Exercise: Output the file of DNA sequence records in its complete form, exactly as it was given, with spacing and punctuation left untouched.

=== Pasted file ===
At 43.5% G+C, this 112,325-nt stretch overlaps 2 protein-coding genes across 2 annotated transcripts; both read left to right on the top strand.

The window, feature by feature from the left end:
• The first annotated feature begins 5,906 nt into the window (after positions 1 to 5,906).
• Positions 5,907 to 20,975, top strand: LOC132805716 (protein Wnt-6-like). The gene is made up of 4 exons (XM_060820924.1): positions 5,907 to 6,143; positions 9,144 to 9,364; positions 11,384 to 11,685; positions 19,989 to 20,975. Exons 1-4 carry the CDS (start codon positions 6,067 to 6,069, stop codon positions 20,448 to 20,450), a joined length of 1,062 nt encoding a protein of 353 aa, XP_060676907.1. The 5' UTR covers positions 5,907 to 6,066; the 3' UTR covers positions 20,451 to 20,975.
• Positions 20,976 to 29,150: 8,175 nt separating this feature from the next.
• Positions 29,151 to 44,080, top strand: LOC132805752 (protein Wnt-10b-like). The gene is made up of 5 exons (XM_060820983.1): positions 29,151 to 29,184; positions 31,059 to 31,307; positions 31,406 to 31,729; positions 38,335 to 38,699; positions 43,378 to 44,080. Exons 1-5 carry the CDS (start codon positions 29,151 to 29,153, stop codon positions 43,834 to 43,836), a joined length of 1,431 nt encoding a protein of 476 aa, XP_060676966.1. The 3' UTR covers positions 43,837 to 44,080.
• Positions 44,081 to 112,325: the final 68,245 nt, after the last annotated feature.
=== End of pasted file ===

At 43.5% G+C, this 112,325-nt stretch overlaps 2 protein-coding genes across 2 annotated transcripts; both read left to right on the top strand.

The window, feature by feature from the left end:
• The first annotated feature begins 5,906 nt into the window (after positions 1 to 5,906).
• Positions 5,907 to 20,975, top strand: LOC132805716 (protein Wnt-6-like). The gene is made up of 4 exons (XM_060820924.1): positions 5,907 to 6,143; positions 9,144 to 9,364; positions 11,384 to 11,685; positions 19,989 to 20,975. Exons 1-4 carry the CDS (start codon positions 6,067 to 6,069, stop codon positions 20,448 to 20,450), a joined length of 1,062 nt encoding a protein of 353 aa, XP_060676907.1. The 5' UTR covers positions 5,907 to 6,066; the 3' UTR covers positions 20,451 to 20,975.
• Positions 20,976 to 29,150: 8,175 nt separating this feature from the next.
• Positions 29,151 to 44,080, top strand: LOC132805752 (protein Wnt-10b-like). The gene is made up of 5 exons (XM_060820983.1): positions 29,151 to 29,184; positions 31,059 to 31,307; positions 31,406 to 31,729; positions 38,335 to 38,699; positions 43,378 to 44,080. Exons 1-5 carry the CDS (start codon positions 29,151 to 29,153, stop codon positions 43,834 to 43,836), a joined length of 1,431 nt encoding a protein of 476 aa, XP_060676966.1. The 3' UTR covers positions 43,837 to 44,080.
• Positions 44,081 to 112,325: the final 68,245 nt, after the last annotated feature.